Acupuncture for Alzheimer’s
If a treatment is proven to improve memory and prevent the degeneration of brain tissue, could it also help patients suffering from Alzheimer’s disease?
The answer is yes; according to the results of one study on electro-acupuncture for Alzheimer’s patients.
You may be surprised to learn that only one acupuncture point was used in this study; this point is called GV 20. GV 20 stands for Governing Vessel 20, and the point is located on top of the head in the middle on a horizontal line that extends from behind each ear and upward. It’s approximately one finger width behind the center of the head. This point is stimulated to inspire open-mindedness and curiosity.
One disclaimer; the Alzheimer’s patients in this study were mice. Nevertheless, the acupuncture stimulation resulted in a decrease in the formation of plaque deposits, which cause memory loss and dementia. It ameliorated the damage already done by the disease in the small mouse brains.
The most exciting part of the study was that the acupuncture treatments created more stem cells in the nervous system.
Which Points were tested in the Study?
In another Alzheimer disease study, this one using humans, researchers found that two acupuncture points – LV 3 and LI 4 – when stimulated, increased connections of the cells in the hippocampus.
Liver 3 (LV 3)
This point is on the top of the foot. From the web found between the big toe and the second toe, move your finger up about a thumb’s width to reach a natural depression.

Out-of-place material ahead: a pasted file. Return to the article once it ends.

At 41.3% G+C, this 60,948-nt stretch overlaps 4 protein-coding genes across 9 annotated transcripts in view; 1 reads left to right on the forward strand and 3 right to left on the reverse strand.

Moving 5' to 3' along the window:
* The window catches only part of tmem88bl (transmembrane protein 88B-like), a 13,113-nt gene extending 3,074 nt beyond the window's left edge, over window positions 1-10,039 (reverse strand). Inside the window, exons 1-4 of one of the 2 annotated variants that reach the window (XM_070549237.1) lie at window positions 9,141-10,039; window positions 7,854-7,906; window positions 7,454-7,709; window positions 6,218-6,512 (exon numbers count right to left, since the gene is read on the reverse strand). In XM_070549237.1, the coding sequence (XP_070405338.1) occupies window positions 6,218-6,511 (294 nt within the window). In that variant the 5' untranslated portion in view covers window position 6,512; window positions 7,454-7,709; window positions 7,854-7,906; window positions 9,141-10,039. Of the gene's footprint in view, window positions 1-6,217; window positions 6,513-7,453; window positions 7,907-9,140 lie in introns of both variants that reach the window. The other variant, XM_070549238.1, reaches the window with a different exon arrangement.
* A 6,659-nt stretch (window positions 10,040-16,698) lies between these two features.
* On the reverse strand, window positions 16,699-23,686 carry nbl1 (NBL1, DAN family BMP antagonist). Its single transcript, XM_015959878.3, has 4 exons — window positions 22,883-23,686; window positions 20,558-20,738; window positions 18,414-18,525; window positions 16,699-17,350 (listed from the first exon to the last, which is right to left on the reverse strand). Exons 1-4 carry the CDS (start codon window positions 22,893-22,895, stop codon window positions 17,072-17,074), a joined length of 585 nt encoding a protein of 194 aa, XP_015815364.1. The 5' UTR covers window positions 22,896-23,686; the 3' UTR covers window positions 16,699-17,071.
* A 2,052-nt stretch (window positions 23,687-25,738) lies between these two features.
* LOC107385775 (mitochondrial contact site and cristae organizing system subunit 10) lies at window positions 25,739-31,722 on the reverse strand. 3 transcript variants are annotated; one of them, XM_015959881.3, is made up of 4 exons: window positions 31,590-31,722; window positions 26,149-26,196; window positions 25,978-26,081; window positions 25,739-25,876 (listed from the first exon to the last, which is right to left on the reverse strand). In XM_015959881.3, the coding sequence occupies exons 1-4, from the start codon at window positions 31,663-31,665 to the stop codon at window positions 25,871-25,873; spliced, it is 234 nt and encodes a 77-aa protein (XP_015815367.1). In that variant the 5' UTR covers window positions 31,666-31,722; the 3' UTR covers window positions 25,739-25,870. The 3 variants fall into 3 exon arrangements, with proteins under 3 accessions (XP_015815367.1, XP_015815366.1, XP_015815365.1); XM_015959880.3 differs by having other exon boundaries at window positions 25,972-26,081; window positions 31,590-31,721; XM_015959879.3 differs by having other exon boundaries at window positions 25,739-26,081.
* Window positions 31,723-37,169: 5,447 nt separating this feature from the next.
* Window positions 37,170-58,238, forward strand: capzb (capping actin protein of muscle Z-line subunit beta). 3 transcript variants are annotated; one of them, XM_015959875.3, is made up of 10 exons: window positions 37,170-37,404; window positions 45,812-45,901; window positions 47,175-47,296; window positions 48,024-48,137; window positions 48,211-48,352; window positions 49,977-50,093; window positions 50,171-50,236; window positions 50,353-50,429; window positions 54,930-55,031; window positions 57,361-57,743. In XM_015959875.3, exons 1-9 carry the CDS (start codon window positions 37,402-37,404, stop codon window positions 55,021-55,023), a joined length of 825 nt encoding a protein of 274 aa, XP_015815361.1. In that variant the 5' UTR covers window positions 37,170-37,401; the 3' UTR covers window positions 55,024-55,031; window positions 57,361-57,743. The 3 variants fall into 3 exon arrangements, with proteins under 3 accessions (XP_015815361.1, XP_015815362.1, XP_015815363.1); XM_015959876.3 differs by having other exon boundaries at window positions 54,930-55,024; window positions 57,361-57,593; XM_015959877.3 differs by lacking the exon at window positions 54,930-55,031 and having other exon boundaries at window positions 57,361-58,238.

Large Intestine 4 (called ‘Joining Valley’)
This point is on the back of the hand, between the first and second metacarpal bones of the hand. Specifically, it’s in the middle of the second metacarpal bone, on the thumb side.
The hippocampus is the center of the emotions in the brain, and is important in memory and geo-location. Alzheimer’s patients usually display confusion, memory loss, and often forget where they live and who their relatives are. However, if the cells can regain their connections with each other in this area of the brain, it is conceivable have a reversal of symptoms.
First, researchers discovered which parts of the brain these Alzheimer’s patients had disruptions in, via MRI. After the acupuncture treatments, there was increased activity in the lateral temporal and frontal parts of the hippocampus. It was obvious to researchers that the acupuncture had stimulated circulation in these areas of the brain. The results were sustained over time.
These studies provide immense hope for patients with dementia. Estimates from the Rush Institute for Healthy Aging in Chicago indicate that in 2010, 4.7 million people over the age of sixty-five had Alzheimer’s disease. By 2050, that number is estimated to be 13.8 million. It is prudent to learn about these acupuncture points as soon as possible.